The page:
I’m writing this the night before my wife and I are going to watch Captain America: Civil War, and we’re completely confident that we’re going to enjoy the heck out of a film made with competence, love, and enthusiasm by a bunch of really good actors who care about their characters. There was so little of it around back then, and when Captain Marvel or Wonder Woman or Spider-Man did appear on TV, they were almost exclusively the only ones with super powers, and never fought villains from the comics.

Green Lantern and Sinestro shot beams at each other from their power rings, and Hawkman tussled with Solomon Grundy. Sure, we know it stinks now, but from the age of five to seven, this was A-OK.

No, it was more than that: it was why television was invented in the first place.

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The Love Bug (1968)

This morning, we sat down to watch The Love Bug and had a complete ball. The only problem with this movie, to hear Daniel tell it, is that somehow there’s not enough racing and weird magic Volkswagen business. This is the sort of very silly complaint that only a five year-old can make. If there’s a legitimate complaint at all to be leveled at the first film in the famous and successful Herbie franchise, it’s that it’s got some very dated hippie business, and some very, very dated “inscrutable Chinese” business. Otherwise, it’s a very funny and very solid little film.

One thing I really enjoy about revisiting older Disney films is how downright brilliantly they’re cast. As the heroes: Dean Jones, Buddy Hackett, and Michele Lee. They are fantastic; they make every click and clack of the plot appear completely effortless. As the villain: David Tomlinson, whom we enjoyed a couple of months ago in Bedknobs and Broomsticks, here playing a snob luxury auto salesman, who has a sideline racing a downright beautiful 1962 Apollo.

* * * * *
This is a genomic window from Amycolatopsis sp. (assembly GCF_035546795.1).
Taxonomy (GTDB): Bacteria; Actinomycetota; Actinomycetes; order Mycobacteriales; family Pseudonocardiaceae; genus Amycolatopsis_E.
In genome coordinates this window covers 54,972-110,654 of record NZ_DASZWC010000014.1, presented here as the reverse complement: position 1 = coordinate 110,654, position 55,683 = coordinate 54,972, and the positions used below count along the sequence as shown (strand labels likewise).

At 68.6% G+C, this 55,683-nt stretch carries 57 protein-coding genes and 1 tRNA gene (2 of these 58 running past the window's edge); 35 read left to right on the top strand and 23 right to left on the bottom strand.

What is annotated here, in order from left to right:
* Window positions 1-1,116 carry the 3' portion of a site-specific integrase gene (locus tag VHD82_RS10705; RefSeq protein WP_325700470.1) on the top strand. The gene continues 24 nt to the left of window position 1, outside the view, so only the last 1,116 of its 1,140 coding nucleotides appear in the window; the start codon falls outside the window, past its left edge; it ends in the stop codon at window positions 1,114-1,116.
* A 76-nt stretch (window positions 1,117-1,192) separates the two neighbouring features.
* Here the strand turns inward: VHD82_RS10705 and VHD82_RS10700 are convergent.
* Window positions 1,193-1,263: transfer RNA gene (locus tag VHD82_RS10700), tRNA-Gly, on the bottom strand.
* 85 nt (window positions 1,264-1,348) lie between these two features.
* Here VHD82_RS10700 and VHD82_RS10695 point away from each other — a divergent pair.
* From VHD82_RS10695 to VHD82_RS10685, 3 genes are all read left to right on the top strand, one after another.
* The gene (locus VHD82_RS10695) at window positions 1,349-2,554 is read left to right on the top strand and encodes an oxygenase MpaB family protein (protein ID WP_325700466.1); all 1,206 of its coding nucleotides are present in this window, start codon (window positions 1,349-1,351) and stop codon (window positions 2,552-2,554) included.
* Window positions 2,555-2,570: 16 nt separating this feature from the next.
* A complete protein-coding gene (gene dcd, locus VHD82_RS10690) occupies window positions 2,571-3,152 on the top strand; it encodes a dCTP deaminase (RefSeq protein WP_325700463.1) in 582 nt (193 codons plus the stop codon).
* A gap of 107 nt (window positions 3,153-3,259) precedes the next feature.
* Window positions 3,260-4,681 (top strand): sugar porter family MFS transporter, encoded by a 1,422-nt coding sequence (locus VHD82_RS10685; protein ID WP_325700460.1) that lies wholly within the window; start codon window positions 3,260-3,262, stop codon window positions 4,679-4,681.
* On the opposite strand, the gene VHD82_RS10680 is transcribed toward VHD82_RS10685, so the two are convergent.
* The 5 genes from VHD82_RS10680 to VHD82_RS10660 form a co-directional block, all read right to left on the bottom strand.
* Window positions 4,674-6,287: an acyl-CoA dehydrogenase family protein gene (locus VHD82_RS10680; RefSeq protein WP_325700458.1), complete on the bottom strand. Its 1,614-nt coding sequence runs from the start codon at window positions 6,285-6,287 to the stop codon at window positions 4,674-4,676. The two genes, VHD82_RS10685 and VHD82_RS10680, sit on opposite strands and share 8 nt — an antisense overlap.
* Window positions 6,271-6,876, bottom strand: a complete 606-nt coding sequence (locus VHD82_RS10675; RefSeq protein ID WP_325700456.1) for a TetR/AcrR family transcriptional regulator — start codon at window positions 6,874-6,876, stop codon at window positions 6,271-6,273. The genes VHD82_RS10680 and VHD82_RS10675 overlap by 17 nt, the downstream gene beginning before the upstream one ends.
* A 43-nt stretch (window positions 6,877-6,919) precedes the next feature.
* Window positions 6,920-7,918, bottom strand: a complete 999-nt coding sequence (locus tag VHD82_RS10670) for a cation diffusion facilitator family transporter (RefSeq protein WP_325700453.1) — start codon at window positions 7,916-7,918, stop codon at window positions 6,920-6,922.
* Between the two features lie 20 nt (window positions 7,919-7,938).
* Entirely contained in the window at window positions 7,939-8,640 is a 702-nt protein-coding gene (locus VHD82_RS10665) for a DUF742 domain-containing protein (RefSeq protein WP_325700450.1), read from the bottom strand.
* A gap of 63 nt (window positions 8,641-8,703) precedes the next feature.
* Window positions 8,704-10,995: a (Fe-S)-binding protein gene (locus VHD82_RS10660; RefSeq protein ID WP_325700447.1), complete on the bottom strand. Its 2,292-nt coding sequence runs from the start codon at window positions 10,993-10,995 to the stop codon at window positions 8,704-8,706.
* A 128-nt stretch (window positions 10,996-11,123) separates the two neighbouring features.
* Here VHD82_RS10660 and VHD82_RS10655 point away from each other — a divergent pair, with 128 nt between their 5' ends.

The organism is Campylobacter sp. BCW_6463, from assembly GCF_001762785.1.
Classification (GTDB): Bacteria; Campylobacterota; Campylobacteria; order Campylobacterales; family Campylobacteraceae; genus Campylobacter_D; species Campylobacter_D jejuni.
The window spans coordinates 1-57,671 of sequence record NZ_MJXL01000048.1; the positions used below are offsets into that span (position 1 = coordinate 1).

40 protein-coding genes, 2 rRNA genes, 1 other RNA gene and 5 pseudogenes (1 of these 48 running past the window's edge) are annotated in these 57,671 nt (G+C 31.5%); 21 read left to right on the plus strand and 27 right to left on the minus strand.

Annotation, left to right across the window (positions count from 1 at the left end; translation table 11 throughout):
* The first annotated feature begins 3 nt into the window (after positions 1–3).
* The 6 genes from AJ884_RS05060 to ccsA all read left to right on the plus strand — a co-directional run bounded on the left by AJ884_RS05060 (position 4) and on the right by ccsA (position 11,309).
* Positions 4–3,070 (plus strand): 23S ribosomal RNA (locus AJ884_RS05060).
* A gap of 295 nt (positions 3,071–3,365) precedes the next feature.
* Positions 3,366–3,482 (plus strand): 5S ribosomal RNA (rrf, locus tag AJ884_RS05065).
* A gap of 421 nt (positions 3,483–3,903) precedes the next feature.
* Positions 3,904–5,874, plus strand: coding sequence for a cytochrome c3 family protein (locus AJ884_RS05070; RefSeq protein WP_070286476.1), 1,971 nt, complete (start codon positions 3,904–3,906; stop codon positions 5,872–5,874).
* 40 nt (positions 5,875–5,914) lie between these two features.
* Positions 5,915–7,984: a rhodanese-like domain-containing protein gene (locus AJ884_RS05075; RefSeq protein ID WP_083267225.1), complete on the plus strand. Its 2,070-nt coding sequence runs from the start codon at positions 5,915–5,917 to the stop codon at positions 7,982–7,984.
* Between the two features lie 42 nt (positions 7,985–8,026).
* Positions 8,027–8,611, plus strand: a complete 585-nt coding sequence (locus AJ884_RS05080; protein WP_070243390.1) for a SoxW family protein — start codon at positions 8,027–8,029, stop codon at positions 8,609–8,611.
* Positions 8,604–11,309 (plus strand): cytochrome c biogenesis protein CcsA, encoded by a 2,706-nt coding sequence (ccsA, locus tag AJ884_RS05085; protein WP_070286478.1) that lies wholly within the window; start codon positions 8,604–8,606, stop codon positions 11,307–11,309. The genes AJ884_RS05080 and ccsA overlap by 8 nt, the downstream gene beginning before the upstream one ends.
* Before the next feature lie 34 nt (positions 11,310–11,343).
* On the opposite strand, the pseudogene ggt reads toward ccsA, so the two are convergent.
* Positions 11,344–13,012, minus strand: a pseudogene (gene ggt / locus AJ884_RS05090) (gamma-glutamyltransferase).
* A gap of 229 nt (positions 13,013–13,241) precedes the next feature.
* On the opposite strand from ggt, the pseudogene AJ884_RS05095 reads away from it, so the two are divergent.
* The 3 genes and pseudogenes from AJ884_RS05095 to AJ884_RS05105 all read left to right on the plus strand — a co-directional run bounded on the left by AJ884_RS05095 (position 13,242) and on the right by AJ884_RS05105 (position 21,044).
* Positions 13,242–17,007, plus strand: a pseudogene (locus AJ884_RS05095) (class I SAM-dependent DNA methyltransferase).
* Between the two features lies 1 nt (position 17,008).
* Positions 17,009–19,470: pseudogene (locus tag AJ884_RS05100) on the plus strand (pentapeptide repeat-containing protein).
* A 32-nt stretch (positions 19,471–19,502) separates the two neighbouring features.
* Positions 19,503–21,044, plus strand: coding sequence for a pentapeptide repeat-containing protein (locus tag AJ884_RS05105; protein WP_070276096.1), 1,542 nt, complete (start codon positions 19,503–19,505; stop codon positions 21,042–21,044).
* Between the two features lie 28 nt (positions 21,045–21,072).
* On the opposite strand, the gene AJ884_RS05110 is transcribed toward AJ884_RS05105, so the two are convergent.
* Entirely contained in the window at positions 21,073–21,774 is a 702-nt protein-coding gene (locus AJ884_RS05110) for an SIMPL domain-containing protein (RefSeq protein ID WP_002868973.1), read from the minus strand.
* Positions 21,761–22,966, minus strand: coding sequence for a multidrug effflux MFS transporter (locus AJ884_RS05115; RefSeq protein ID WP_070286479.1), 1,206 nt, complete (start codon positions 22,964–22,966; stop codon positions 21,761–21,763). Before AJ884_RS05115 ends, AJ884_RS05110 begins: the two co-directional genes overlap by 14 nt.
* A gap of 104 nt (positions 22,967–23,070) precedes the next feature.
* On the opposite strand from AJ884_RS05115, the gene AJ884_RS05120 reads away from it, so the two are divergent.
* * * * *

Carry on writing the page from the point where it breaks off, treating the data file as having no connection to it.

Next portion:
But the real stars of the film are Herbie, and all the unbelievably talented drivers. Awesomely, they get their own screen of credits at the beginning of the movie. Some of the perfectly-timed zips, zigs, and zags in between each other’s cars had me wincing. Much of the close-ups are rear-screen projection of course, but all of the live stunts and what we now call practical effects are still amazing. The climax of the film involves Herbie coming in first and third place in the big race. Just imagine how that looked; providing a visual would spoil a remarkable gag and a great special effect sequence.